Take three friends. Add an old cookbook. Combine with cute boys and a pinch of magic…and see what kind of chaos ensues! When Kelly Quinn and her two BFFs discover a dusty old cookbook while cleaning out the attic, the girls decide to try a few of the mysterious and supposedly magical recipes that are inside. To their surprise, the Keep ’Em Quiet Cobbler actually silences Kelly’s pesky little brother and the Hexberry Tart puts a curse on mean girl Charlotte. Is it possible that the recipes really are magic? Who wrote them and where did they come from? And most importantly of all, when boys get involved, what kind of trouble are the girls stirring up for themselves?
Just Add Magic 1 The Secret in the Attic Question: What do you get when you mix two girls hungry for cash with a cleaning project?
Answer: Kelly Quinn and Darbie O’Brien in a dark, dusty, spider-webby attic on their last day of summer vacation.
Correction: I, Kelly Quinn, was cleaning. Darbie Rollerbladed in the clutter-free areas, careful not to bang her head on the rafters.
I had missed Darbie this summer while she had been at her dad’s house at the beach and I had been at camp. “Are you okay?” I asked.
“Fine.” Darbie sat among the piles of attic stuff, rubbing her head. “Where did all this junk-arooni come from?” she asked.
“Some of it was my grandmother’s. And some belongs to the witch, Mrs. Silvers, from across the street. Her basement flooded years ago, and presto, we got her junk,” I said.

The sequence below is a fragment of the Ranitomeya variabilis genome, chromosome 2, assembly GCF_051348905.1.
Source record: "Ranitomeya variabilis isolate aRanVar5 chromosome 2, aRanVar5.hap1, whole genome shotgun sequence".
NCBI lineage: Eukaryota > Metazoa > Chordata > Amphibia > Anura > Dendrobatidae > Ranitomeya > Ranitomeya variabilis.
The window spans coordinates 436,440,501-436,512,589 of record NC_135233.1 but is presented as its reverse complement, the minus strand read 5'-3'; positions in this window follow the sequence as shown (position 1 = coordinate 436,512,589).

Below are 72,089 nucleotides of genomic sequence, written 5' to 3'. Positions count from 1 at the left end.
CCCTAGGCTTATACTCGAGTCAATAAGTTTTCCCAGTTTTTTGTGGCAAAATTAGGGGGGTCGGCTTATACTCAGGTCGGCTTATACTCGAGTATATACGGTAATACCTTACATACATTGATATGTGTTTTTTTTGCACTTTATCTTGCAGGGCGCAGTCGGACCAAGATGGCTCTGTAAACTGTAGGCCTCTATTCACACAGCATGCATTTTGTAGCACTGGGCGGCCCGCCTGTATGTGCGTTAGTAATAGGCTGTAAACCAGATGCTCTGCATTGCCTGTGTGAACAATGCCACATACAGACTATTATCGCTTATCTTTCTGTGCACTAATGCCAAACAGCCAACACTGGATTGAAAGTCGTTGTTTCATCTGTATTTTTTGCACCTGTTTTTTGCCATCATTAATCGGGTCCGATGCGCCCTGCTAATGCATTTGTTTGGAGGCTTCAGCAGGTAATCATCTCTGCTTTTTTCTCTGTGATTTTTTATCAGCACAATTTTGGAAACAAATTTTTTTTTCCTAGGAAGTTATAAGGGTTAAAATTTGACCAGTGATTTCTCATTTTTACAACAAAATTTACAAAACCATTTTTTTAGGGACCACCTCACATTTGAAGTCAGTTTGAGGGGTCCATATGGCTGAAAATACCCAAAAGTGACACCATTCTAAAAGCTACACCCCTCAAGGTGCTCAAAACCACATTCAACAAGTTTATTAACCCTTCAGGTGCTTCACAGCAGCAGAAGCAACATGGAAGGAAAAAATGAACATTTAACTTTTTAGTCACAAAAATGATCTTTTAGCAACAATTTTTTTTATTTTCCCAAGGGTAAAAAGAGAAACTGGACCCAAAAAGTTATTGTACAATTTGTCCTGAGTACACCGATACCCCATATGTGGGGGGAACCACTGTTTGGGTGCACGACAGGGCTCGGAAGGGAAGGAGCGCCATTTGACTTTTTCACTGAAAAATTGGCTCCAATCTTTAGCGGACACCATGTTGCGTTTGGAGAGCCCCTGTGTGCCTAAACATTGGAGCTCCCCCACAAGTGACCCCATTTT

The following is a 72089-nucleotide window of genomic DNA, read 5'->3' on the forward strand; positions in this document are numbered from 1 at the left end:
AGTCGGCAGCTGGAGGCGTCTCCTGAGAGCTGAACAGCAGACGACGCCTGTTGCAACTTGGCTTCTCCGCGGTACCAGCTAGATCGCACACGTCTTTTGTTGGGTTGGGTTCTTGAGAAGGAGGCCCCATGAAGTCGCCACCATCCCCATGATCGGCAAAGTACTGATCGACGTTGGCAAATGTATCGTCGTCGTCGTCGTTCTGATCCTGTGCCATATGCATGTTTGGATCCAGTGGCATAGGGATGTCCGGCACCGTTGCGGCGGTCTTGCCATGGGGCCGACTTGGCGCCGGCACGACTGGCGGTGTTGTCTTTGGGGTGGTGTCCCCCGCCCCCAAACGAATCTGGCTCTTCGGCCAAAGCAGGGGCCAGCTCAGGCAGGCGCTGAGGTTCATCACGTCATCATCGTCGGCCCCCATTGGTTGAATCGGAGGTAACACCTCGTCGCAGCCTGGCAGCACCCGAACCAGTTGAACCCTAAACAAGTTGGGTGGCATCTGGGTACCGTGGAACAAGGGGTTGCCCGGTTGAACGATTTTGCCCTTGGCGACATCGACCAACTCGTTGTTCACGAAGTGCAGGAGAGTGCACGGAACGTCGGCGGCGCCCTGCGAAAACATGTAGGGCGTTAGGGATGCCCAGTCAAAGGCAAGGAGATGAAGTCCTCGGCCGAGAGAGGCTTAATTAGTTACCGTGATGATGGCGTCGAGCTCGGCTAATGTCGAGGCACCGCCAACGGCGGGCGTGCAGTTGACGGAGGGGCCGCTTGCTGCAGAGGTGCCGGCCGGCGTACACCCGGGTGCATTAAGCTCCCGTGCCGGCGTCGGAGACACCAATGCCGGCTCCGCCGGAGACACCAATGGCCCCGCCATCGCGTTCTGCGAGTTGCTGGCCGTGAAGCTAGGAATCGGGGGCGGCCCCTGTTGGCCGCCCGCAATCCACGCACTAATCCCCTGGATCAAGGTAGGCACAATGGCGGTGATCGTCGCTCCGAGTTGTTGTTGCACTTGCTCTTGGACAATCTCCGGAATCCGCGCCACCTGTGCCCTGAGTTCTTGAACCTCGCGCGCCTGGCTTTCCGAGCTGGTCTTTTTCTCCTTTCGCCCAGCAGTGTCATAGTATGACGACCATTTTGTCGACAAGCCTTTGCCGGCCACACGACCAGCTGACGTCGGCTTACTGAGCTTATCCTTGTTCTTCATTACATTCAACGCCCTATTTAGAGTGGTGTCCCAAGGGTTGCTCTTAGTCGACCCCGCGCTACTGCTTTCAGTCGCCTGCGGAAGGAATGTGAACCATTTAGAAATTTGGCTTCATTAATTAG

“Are you gonna give it back to her?”
“She says she doesn’t want any of it,” I said.
Darbie lifted a heavy old book out of a tub full of old books, magazines, and newspapers. “Check out this book. It looks older than my grandpa Stan.” She blew off the dust, her skin shining with sweat, and I noticed her freckles were dark from her beach tan. (I never mention her freckles out loud. Last time I did, she Rollerbladed over my sandwich: smoked ham and Muenster cheese, with honey mustard on rye.)
Books are “blah” to Darbie. I don’t love them myself, unless it’s my journal or one of my cookbooks.
Oh, BTW, I’m Kelly Quinn, age twelve, seventh-grader, lover of all things cooking, mediocre soccer player, average student, and best friend to Darbie O’Brien and Hannah Hernandez.
I wasn’t thrilled to spend my last day of summer vacation cleaning the attic. However, I needed the money, and any time I could spend hanging with one of my BFFs couldn’t be all that bad.
“Look, Kell,” Darbie said excitedly, dusting off a book. “It’s dated 1953.” For a book to capture Darbie’s attention, I figured it must’ve been something pretty interesting.
“Wow, that’s older than my mom.” I wiped the rest of the book off with the bottom of my T-shirt. “It’s a World Book Encyclopedia, Volume T.”
“Encyclopedia? Yuck!” Darbie tossed the book like it was a hot tamale burning her fingers. I was curious, so I flipped through it. I looked for “tamale.”
It only took a second for me to realize there was no tamale, tomato, turnovers, or anything else starting with the letter T. In fact, the book wasn’t filled with anything encyclopedia-ish. The original pages were pasted over with yellowed stationery. The papers were thick, a little crunchy, and stained in places. The words on the stationery were handwritten, a little sloppy, and a few were in Spanish. I knew what I was looking at right away.
These were recipes.
I sat on the trunk and looked at each heavy page. The names of the recipes were very interesting: Forget-Me-Not Cupcakes, Love Bug Juice, and Tell Me the Truth Tea. And there were notes written all around the edges of the stationery, in the margins of the encyclopedia.
“Darbie,” I said. “This isn’t an encyclopedia at all. It’s a bunch of recipes hidden in an encyclopedia. Do you know what that makes this?” I asked.